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Things We Learnt From Beyoncé After Watching Lemonade


Unless you’ve been living under a rock over this entire weekend, you would have heard or at least seen that Beyoncé flabbergasted the world by dropping her sixth studio album, Lemonade. WHAM BAM. No warning to help us prepare for the astonishment we were about to partake. By the time Beyoncé dropped Lemonade, her feverishly-anticipated new album via TIDAL, viewers were mid-way through her heart-stopping, hour-long HBO special of the same name.

Over the hour-long film, she explores matters of both past and present, from confronting Jay-Z's suspected affairs to illuminating the movement Black Lives Matter. The video is calculated and everything is a declaration, with every cameo representing something bigger.

Before its premiere Saturday night, fans didn’t know what to expect from Lemonade as only few details about it were released. Would it be a full-length music video? Some anticipated a documentary? Maybe a little bit of both? Turns out, it was a visual album presenting video treatments for the 11 new songs Bey released. How classy and ingenious is that? It features guest appearances by Jack White, James Blake, Kendrick Lamar, and the Weeknd plus samples of Led Zeppelin, the Yeah Yeah Yeahs, and Animal Collective. Also, Ezra Koenig and Father John Misty have writing credits on Hold On.
 
Here are our chief takeaways from Lemonade:


Don’t piss Beyoncé off! Ever. She will come for you. With a bat or the wrath of all dominant, independent, women who have been cheated on everywhere. “I’m the dragon breathing fire!”, “You hurt me, you hurt yourself!” or “Looking at my watch, he shoulda been home. Today I regret the night I put that ring on.” She devotes the majority of the visual album demonstrating she’s a total badass, destroying CCTV cameras with a baseball bat suitably named ‘Hot Sauce’, driving over cars in a monster truck, horseback riding and staring you down with a backdrop of fiery explosions.


She makes angry look mighty sexy.
 The unsympathetic, disapproving almost wild look in her eyes when she is furious allows us to look into her soul and personally feel the hurt and fury of being lied to (We’ll back you up Bey). Maybe it’s the stunning ensembles in the videos and the fierce beauty looks – Queen Bey just rocks the “crazy, jealous wife” look.


Black empowerment vocalized so stylishly and profoundly. This was Beyoncé’s way of showing her love for her people, a celebration of black women’s beauty and strength in times of adversity. Bey is constantly surrounded by squads of dazzling black women, on a veranda with Zendaya and Amanda Stenberg, leading an army of striking white-clad women through the sea, on a streetcar throne accompanied by fierce dancers with “warpaint”.




Beyoncé TELLS it as it is. Honest and open about her relationship and her feelings about infidelity. We respect that because it was done in a very tasteful and commanding way. It may be a revelation for women worldwide who have been cheated on or who feel played, so that they will stand up and fight for their freedom. In spite of the alleged betrayal, Beyoncé also sings about forgiveness and working things out, "We're gonna heal; we're gonna start again," she sings, putting reports of a possible split to rest. "Show me your scars, and I won't walk away. And I know I promised that I couldn't stay, baby—every promise don't work out that way."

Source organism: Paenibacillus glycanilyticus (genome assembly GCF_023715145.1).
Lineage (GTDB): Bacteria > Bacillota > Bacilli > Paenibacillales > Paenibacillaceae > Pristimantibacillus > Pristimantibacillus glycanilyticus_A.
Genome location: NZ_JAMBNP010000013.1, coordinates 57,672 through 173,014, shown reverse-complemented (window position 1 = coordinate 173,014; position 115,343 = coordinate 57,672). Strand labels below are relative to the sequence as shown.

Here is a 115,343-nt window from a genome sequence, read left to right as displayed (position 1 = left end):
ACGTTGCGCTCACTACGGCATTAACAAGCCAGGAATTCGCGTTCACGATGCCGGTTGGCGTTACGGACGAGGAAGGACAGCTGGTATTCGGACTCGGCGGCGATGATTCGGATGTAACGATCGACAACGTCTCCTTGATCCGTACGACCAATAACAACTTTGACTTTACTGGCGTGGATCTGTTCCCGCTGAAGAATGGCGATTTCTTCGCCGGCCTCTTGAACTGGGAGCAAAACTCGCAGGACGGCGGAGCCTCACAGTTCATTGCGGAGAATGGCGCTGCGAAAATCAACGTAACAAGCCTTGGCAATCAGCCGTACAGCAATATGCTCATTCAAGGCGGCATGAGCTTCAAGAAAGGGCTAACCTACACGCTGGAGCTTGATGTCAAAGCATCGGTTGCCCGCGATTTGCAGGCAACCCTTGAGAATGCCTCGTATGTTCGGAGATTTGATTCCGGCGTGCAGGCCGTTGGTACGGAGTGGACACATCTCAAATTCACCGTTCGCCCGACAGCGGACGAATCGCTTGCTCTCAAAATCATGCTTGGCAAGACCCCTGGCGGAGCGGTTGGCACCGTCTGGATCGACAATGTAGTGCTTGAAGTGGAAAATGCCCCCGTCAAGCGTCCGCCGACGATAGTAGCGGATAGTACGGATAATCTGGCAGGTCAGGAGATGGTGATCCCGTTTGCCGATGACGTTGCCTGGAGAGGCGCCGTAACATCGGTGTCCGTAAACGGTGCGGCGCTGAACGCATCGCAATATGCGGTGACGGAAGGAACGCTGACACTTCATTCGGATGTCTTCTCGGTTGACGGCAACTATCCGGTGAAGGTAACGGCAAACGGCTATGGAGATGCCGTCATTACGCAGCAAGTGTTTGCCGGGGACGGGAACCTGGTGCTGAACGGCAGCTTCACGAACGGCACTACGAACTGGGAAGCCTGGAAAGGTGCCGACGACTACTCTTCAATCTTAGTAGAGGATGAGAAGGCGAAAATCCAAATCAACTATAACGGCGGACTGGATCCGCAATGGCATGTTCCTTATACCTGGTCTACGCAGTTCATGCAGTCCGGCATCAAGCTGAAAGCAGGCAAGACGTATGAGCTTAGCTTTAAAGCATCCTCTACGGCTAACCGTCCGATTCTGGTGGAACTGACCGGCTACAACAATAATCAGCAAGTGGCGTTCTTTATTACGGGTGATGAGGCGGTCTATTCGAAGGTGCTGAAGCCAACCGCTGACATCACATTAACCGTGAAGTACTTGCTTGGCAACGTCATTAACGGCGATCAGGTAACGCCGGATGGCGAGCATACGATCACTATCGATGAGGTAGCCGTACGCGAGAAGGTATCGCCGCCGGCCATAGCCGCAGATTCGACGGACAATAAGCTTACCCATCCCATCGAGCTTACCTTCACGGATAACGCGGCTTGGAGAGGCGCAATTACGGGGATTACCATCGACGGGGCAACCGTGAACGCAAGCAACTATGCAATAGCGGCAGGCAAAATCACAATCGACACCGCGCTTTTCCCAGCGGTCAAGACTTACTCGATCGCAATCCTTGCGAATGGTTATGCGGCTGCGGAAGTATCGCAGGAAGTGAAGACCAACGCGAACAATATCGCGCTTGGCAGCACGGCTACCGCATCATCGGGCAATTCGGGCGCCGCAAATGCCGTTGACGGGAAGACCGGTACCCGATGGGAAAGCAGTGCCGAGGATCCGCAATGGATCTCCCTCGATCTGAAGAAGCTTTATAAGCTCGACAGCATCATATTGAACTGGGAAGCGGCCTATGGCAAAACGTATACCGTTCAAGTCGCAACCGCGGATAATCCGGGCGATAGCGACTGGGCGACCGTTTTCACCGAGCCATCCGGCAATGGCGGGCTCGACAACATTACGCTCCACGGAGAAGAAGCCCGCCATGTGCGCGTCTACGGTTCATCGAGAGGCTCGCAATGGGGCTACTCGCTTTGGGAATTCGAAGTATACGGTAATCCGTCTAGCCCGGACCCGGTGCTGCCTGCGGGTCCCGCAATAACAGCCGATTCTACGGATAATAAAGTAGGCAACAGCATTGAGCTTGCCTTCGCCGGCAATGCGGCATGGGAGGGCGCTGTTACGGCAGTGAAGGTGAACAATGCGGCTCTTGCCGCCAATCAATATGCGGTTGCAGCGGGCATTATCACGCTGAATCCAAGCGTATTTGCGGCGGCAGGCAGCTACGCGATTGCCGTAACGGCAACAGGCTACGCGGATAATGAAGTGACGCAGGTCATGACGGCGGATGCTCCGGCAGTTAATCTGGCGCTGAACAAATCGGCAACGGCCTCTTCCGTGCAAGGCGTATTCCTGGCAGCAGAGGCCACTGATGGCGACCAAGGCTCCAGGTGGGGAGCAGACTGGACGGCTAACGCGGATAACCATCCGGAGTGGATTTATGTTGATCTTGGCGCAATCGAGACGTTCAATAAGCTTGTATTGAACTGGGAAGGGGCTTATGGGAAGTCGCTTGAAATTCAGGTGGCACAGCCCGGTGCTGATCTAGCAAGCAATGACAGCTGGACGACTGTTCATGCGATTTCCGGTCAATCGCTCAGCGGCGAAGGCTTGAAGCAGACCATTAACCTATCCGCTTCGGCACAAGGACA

Beyoncé only accepts flawlessness! Lemonade was a visual masterpiece. From start to end, Beyoncé gracefully “drowns” in an baroque ballroom, striding through the city streets in a canary-yellow couture gown swinging away at glass and car windows. Circles of fire on roads surround her, as she sits in a gorgeous flowing red dress. Every scene in this film can be screenshot and used as a high-end editorial spread or framed as a piece of modern art.




We want everything she is wearing!
The visual album was a masterpiece sartorially, as it does feature a number of high-profile designers including Roberto Cavalli, Saint Laurent and even Kanye West himself but majority of the time the fashion focuses on names from designers you’ve never heard of before like the crystal body suit was made by Kuwait designer Yousef al-Jasmi, the leather cone bra by Zana Bayne, a high necked orange ball gown by Lebanese designer Nicolas Jebran. Beyoncé also wore a number of vintage pieces, including her own wedding dress! One of our favourites was the floor-length yellow chiffon Roberto Cavalli number, which she wears to smash up some cars.



Genuine and honest depiction of the ups and downs of relationships. Beyoncé was unabashedly open about Jay Z’s unfaithfulness, but she does make it clear very early on in the film “You can taste the dishonesty, it’s all over your breath as you pass it off so carefully. But even that’s a test, constantly aware of it all. My lone ear pressed against the walls of your world.” Wow. Mic drop.



Message is about LOVE at the end of the day
. Despite all the anger and resentment, Queen Bey brings it back to loving others. One of the most unforgettable moments was the last scene when a beautiful collage of moments with people Beyoncé loves most showed up. Her mother Tina’s nuptials edited with her own clips of Jay-Z and Blue Ivy playing with a football on the Superdome field and having family time in the garden.


Finally, we have to acknowledge Aunt Hattie, because in the film it features personal recordings, one of which shows Jay Z’s grandmother, Hattie White at her 90th birthday festivities back in October 2015, which is where the name for the album came from. "I was served lemons," White said during a speech at her party, "but I made LEMONADE."

 
We’ll be drinking a lot of "LEMONADE" today.

 

by: Adeline Tan